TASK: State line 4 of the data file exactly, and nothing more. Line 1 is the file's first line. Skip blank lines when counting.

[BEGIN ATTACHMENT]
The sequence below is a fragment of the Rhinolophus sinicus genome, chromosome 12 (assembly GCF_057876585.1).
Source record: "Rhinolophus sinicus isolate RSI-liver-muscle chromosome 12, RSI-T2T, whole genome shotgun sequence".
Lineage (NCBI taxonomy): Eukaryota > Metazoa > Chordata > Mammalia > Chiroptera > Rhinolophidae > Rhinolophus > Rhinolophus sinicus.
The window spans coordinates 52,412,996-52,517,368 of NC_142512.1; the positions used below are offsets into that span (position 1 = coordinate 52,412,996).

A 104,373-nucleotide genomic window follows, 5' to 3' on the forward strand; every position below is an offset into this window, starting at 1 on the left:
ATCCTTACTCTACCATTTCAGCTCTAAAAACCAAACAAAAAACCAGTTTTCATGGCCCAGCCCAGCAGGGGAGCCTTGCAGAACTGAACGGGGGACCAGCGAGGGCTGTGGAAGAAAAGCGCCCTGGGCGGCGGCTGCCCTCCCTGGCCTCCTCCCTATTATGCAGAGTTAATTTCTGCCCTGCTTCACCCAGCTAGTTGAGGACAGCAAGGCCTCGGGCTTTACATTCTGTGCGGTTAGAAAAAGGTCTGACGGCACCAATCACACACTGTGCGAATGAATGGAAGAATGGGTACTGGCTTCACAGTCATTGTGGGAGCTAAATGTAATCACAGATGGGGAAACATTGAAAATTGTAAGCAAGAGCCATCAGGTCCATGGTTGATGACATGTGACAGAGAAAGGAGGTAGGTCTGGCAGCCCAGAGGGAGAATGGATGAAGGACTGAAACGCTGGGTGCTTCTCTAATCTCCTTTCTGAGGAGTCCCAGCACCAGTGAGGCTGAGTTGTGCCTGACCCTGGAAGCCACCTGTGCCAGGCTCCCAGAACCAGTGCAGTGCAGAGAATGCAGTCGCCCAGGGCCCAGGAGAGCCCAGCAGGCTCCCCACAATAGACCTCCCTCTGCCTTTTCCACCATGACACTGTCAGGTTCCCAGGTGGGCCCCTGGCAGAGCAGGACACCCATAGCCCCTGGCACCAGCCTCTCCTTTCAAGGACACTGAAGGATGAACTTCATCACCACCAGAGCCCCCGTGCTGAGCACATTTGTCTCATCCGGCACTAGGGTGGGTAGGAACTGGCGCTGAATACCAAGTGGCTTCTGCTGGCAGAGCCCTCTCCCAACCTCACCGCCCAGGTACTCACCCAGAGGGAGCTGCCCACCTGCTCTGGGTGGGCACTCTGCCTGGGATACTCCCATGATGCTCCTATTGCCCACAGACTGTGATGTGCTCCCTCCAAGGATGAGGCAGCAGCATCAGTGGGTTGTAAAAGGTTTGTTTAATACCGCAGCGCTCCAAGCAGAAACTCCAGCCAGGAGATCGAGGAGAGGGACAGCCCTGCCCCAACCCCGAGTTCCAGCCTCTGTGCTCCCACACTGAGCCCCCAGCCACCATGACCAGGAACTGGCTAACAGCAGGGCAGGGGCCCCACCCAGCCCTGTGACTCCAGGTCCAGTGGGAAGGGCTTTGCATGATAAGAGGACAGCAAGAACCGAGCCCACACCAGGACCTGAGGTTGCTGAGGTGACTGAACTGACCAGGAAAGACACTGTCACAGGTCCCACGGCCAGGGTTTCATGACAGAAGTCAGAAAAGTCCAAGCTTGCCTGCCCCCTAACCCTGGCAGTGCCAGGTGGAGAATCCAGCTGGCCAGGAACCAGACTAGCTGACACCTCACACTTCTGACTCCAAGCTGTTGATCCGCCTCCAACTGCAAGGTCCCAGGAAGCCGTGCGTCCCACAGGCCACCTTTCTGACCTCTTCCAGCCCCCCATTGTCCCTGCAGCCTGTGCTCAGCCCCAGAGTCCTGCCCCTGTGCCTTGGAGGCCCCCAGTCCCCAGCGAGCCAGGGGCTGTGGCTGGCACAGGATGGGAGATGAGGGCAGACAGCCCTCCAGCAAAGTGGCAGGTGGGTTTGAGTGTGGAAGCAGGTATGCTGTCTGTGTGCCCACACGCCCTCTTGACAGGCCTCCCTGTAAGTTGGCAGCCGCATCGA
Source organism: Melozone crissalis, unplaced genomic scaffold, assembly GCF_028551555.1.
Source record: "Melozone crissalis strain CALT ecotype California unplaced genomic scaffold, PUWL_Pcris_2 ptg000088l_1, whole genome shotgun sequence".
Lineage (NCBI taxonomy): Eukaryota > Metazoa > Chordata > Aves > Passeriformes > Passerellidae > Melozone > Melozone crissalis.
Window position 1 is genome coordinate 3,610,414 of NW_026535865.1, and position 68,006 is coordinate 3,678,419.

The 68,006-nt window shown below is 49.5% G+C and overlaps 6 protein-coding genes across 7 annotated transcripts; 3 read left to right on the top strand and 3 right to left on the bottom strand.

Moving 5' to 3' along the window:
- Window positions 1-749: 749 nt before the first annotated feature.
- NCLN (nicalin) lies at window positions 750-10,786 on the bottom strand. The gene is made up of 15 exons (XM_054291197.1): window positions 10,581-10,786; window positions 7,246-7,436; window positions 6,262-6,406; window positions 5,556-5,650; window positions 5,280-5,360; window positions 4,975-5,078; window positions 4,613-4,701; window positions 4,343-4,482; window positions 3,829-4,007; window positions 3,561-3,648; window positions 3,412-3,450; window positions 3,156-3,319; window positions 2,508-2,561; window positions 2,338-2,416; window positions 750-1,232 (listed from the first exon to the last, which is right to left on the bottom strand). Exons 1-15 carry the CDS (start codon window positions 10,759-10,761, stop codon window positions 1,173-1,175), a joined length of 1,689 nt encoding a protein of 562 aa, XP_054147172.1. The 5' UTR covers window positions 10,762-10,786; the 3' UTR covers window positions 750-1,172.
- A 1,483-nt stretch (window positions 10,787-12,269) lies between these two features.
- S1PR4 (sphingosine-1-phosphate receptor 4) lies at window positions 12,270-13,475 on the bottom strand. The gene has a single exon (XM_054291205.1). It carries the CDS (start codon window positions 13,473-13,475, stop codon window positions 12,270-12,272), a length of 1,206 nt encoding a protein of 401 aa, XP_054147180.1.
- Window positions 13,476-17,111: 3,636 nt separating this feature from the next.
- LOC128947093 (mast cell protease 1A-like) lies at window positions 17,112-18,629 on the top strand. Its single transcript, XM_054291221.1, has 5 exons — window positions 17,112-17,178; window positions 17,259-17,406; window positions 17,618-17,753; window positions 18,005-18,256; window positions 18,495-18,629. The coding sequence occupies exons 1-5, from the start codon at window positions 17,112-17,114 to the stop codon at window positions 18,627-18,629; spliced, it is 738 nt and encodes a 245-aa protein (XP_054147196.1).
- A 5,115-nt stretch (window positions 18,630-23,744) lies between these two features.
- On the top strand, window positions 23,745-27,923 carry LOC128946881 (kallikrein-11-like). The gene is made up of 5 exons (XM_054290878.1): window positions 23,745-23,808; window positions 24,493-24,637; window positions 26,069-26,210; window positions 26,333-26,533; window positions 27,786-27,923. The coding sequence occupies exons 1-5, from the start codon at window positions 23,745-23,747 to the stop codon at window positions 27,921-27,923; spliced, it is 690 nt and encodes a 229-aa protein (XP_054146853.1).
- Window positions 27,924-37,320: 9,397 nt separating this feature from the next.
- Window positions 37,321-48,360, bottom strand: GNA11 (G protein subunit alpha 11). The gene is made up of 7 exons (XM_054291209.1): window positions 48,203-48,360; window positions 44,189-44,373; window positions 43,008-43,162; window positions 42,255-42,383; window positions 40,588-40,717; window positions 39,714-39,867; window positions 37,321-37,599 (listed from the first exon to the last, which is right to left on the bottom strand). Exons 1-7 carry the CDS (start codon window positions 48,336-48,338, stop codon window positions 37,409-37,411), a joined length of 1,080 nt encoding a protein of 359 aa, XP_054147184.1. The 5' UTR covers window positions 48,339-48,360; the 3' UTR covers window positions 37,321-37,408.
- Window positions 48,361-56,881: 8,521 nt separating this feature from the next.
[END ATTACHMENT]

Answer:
The window spans coordinates 52,412,996-52,517,368 of NC_142512.1; the positions used below are offsets into that span (position 1 = coordinate 52,412,996).